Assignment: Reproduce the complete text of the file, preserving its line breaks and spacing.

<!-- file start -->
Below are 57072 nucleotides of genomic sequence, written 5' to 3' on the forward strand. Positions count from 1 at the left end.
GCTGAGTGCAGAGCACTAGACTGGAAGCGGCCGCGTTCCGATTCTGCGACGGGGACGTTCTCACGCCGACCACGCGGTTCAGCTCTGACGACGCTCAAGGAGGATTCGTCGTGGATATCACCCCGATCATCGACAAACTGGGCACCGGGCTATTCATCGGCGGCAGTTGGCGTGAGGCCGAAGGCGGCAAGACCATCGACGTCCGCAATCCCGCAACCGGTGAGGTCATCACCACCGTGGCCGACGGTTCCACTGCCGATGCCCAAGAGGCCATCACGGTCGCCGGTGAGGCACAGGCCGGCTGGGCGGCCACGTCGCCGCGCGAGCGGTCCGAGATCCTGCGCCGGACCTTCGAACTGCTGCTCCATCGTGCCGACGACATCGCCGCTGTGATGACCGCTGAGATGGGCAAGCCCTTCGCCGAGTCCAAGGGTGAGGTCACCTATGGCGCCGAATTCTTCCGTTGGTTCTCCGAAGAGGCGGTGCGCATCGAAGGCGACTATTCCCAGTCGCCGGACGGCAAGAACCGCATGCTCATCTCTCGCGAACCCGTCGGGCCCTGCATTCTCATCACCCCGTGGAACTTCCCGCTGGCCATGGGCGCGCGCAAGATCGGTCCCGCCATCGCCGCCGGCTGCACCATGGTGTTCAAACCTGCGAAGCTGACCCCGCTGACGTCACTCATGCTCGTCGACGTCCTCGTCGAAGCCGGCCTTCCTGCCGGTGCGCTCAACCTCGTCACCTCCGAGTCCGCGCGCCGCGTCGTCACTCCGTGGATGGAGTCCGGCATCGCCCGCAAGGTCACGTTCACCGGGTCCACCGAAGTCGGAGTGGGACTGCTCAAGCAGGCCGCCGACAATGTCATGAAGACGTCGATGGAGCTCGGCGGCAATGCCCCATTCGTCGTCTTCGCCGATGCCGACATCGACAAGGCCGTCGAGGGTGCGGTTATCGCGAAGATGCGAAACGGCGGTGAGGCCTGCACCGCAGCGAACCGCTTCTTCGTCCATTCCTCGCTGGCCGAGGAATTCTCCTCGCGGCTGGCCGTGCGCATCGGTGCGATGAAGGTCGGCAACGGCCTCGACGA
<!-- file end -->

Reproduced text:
Below are 57072 nucleotides of genomic sequence, written 5' to 3' on the forward strand. Positions count from 1 at the left end.
GCTGAGTGCAGAGCACTAGACTGGAAGCGGCCGCGTTCCGATTCTGCGACGGGGACGTTCTCACGCCGACCACGCGGTTCAGCTCTGACGACGCTCAAGGAGGATTCGTCGTGGATATCACCCCGATCATCGACAAACTGGGCACCGGGCTATTCATCGGCGGCAGTTGGCGTGAGGCCGAAGGCGGCAAGACCATCGACGTCCGCAATCCCGCAACCGGTGAGGTCATCACCACCGTGGCCGACGGTTCCACTGCCGATGCCCAAGAGGCCATCACGGTCGCCGGTGAGGCACAGGCCGGCTGGGCGGCCACGTCGCCGCGCGAGCGGTCCGAGATCCTGCGCCGGACCTTCGAACTGCTGCTCCATCGTGCCGACGACATCGCCGCTGTGATGACCGCTGAGATGGGCAAGCCCTTCGCCGAGTCCAAGGGTGAGGTCACCTATGGCGCCGAATTCTTCCGTTGGTTCTCCGAAGAGGCGGTGCGCATCGAAGGCGACTATTCCCAGTCGCCGGACGGCAAGAACCGCATGCTCATCTCTCGCGAACCCGTCGGGCCCTGCATTCTCATCACCCCGTGGAACTTCCCGCTGGCCATGGGCGCGCGCAAGATCGGTCCCGCCATCGCCGCCGGCTGCACCATGGTGTTCAAACCTGCGAAGCTGACCCCGCTGACGTCACTCATGCTCGTCGACGTCCTCGTCGAAGCCGGCCTTCCTGCCGGTGCGCTCAACCTCGTCACCTCCGAGTCCGCGCGCCGCGTCGTCACTCCGTGGATGGAGTCCGGCATCGCCCGCAAGGTCACGTTCACCGGGTCCACCGAAGTCGGAGTGGGACTGCTCAAGCAGGCCGCCGACAATGTCATGAAGACGTCGATGGAGCTCGGCGGCAATGCCCCATTCGTCGTCTTCGCCGATGCCGACATCGACAAGGCCGTCGAGGGTGCGGTTATCGCGAAGATGCGAAACGGCGGTGAGGCCTGCACCGCAGCGAACCGCTTCTTCGTCCATTCCTCGCTGGCCGAGGAATTCTCCTCGCGGCTGGCCGTGCGCATCGGTGCGATGAAGGTCGGCAACGGCCTCGACGA